Grandma's Green Tea
Medicinal Benefits


photo of an antique tea set severing green tea photo of a fresh green tea leaf ready to brew medicinal green tea photo of a glass cup full of green tea with a mint leaf


The medicinal benefits of green tea may help prevent tooth decay, high blood pressure, heart disease and several forms of cancer. This medicinal tea also invigorates the body and improves concentration.

Popular in China and other Asian countries for thousands of years, green tea has been shown to have significant medicinal as well as therapeutic properties. Like black tea more familiar in Western countries, green tea comes from the Camellia senensis plant.

The difference between black and green tea lies in their processing. Black tea is fermented, whereas green tea, which is prepared from steamed, dried leaves, is not allowed to ferment. Also, some types of green tea are lightly roasted.

The minimal processing helps retain the medicinal tea's green color, gives it a flowery aroma and fresh flavor and also preserves the active ingredients that produce the herbal tea's health benefits.

Brewing Green Tea

Place 1 rounded teaspoon of tea leaves per cup in a teapot. Heat the water until it is simmering (160 degrees); cool briefly (vigorously boiling water can destroy the tea's gentle flavor). Pour the water over the tea leaves, cover the pot. For a mild flavor, let the post stand 2-3 minutes, for a stronger flavor steep for 4-6 minutes. Warning: contains high caffeine content.

Too much caffeine can increase your heart rate, restlessness and insomnia. To lower the caffeine content or green tea, pour a little water over the leaves prior to infusion and strain the water off after 30 seconds. Then prepare the tea as usual.



photo of a basket with green tea leaves in the bottom photo of piles of green tea leaves photo of a glass pot full of brewed green tea and a cup of green tea


Medicinal Benefits of Green Tea


All tea leaves contain caffeine, tannins, essential oils, polyphenols, vitamins, minerals and trace elements (such as fluoride). Green tea has many health benefits. It is an anti-inflammatory, lowers blood cholesterol levels, has beneficial effect on the circulation and liver, protects against tooth decay and detoxifies the blood.

The Active Ingredient Caffeine

While greentea is highly touted for its health benefits, it does contain a high level of caffeine. Depending on how long it brews, a 6-ounce cup of this medicinal tea has 10-50 mg. of caffeine. While this stimulant improves concentration and boosts alertness, it also increases the heart rate and could keep you from getting a good night's rest.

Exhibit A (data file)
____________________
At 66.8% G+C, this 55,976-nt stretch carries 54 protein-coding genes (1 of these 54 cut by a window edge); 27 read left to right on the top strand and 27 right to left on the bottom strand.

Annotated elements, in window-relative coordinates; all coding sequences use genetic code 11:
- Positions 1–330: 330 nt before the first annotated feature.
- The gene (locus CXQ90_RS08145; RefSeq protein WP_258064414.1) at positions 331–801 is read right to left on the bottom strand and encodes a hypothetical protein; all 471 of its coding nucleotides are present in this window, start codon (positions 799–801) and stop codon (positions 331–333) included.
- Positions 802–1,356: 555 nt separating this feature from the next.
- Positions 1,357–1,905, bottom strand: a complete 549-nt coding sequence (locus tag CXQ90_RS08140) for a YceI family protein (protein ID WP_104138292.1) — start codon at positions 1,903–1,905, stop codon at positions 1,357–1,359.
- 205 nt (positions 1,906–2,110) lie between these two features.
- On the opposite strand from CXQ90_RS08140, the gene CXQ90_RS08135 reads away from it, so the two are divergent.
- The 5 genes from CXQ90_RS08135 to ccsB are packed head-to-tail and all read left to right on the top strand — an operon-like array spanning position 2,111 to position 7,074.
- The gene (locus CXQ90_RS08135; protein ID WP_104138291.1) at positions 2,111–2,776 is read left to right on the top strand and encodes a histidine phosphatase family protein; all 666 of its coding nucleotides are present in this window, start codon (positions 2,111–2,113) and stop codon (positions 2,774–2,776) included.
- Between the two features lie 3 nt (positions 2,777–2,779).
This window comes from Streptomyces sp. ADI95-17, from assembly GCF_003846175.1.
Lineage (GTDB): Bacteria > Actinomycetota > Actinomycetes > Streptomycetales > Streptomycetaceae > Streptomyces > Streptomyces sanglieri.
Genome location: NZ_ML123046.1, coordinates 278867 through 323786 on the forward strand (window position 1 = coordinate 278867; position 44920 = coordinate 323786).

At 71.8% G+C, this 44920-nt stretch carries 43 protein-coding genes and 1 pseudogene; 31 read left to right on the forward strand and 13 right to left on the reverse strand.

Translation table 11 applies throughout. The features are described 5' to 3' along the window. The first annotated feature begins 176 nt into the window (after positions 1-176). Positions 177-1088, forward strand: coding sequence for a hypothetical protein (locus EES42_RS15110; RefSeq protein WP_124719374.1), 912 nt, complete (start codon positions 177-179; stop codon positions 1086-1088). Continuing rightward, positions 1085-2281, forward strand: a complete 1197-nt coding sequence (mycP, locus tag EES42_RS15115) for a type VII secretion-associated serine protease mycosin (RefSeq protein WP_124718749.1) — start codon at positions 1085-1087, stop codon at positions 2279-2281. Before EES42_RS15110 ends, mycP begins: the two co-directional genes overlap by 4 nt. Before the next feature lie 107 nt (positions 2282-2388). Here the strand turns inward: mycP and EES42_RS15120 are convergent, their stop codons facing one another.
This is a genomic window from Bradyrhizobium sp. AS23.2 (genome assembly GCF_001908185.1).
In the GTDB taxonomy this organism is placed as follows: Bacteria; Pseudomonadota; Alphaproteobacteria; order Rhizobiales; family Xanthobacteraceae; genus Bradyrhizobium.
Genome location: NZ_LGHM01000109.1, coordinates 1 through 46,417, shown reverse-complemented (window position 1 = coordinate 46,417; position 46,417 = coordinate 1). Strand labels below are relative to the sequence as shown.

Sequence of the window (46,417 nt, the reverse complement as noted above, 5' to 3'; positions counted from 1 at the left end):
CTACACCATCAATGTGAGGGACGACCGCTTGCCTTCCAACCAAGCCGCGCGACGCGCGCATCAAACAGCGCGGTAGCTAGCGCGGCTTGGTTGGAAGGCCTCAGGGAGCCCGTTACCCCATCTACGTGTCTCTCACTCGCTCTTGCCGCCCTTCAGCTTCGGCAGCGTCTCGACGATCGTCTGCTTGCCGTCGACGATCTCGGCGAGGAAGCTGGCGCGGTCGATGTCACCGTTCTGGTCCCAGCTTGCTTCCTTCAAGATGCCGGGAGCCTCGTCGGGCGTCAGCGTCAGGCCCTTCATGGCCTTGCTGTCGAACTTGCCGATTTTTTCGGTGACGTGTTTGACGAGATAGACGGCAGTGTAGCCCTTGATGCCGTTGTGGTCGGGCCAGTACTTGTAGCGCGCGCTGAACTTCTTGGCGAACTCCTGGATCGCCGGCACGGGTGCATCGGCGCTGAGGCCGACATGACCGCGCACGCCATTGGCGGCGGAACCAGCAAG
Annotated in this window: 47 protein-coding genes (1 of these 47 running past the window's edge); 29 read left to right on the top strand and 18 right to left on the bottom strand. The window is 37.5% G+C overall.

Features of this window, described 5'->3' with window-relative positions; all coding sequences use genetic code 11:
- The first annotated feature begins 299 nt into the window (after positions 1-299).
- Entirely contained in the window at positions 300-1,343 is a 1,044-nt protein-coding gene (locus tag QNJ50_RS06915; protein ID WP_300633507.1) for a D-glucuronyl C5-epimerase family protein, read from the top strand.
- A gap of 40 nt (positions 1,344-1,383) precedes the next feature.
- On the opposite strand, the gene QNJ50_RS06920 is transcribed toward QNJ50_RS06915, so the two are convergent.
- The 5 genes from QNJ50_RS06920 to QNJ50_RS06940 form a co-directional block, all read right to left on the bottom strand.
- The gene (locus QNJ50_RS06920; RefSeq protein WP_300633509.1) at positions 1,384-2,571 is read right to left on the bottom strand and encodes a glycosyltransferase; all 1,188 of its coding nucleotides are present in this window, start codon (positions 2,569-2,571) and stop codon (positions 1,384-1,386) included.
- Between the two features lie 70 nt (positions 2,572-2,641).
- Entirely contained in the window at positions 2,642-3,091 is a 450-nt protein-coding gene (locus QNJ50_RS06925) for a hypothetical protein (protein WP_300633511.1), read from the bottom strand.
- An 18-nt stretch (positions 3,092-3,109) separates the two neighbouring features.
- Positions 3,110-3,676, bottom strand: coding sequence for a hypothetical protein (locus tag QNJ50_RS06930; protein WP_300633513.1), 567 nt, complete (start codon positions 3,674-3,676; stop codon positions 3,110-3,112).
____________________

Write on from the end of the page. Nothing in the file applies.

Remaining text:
The Trace Element Fluoride

The fluoride found in this herbal tea hardens tooth enamel and makes teeth more resistant to decay. Do not give tea to infants, however, because it may inhibit iron metabolism.

For Menopause

Vitamin and mineral needs increase during menopause. Daily consumption of green tea can supply women with the extra nutrients.

Giving Up Coffee

If you are trying to refrain from that daily java, consider switching to green tea. It has a smoky and bitter flavor that coffee drinkers enjoy and the caffeine content, which is less than coffee, will keep away the caffeine-withdrawal headaches.

For Athletic Performance

Cold green tea is an ideal thirst-quencher. Its stimulating effect and high concentration of vital substances increases mental and physical performance during exercise.

For Fasting and Detoxification

Known in china as a "fat-melter" because of its cholesterol-lowering effects, this medicinal tea contains no calories and is a recommended nutritional supplement.

Cancer Prevention

According to scientific studies, compounds called polyphenois in green tea may inhibit the growth of cancer cells and the development of tumors. The benefit of these compounds is generally attributed to their antioxidant activity. Several cups of green tea per day are needed to enjoy this benefit.



Common Types of Green Tea


Japan

Sencha: This is the most widely consumed tea in Japan and is also probably the most common Japanese tea available today.

Bancha: A low-caffeine variant, this tea is similar in appearance to sencha, but has a less bitter flavor.

India

Green Assam:

This tea comes from the Assam plateau, the largest tea-growing district in the world. Only a small amount of the tea from this area is used to produce green tea.

Green Darjeeling:

Grown on the southern slopes of the Himalaya Mountains, green Darjeeling tea is especially gentle on the body because of the minimal processing.

China

The leaves are tightly rolled into pellets that resemble buckshot. They unfurl once steeped in water.

Jasmine tea:

A slightly fermented, flowery tea produced from genuine jasmine flowers. Some varieties are combinations of green and black teas.



DISCLAIMER:

The statement's made here have not been approved by the Food and Drug Administration. These statements are not intended to diagnose, treat or cure or prevent any disease. This notice is required by the Federal Food, Drug and Cosmetic Act.


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